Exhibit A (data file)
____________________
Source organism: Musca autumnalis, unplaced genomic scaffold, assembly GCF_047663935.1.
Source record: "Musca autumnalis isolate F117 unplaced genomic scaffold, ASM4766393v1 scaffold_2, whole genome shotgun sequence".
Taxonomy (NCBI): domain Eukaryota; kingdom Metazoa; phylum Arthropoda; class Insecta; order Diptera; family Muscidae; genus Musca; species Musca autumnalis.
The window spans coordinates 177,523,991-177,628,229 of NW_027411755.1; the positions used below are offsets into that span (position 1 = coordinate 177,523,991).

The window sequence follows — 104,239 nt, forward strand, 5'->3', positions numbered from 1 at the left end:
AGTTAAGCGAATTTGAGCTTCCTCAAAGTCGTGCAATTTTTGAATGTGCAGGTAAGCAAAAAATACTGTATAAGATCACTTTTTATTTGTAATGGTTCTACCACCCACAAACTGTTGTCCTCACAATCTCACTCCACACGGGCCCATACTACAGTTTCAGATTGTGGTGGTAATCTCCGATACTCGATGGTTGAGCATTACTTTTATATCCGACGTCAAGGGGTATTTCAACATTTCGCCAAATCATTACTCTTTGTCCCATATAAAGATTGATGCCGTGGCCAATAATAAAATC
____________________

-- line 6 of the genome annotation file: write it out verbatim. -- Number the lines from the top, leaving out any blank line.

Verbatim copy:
AGTTAAGCGAATTTGAGCTTCCTCAAAGTCGTGCAATTTTTGAATGTGCAGGTAAGCAAAAAATACTGTATAAGATCACTTTTTATTTGTAATGGTTCTACCACCCACAAACTGTTGTCCTCACAATCTCACTCCACACGGGCCCATACTACAGTTTCAGATTGTGGTGGTAATCTCCGATACTCGATGGTTGAGCATTACTTTTATATCCGACGTCAAGGGGTATTTCAACATTTCGCCAAATCATTACTCTTTGTCCCATATAAAGATTGATGCCGTGGCCAATAATAAAATC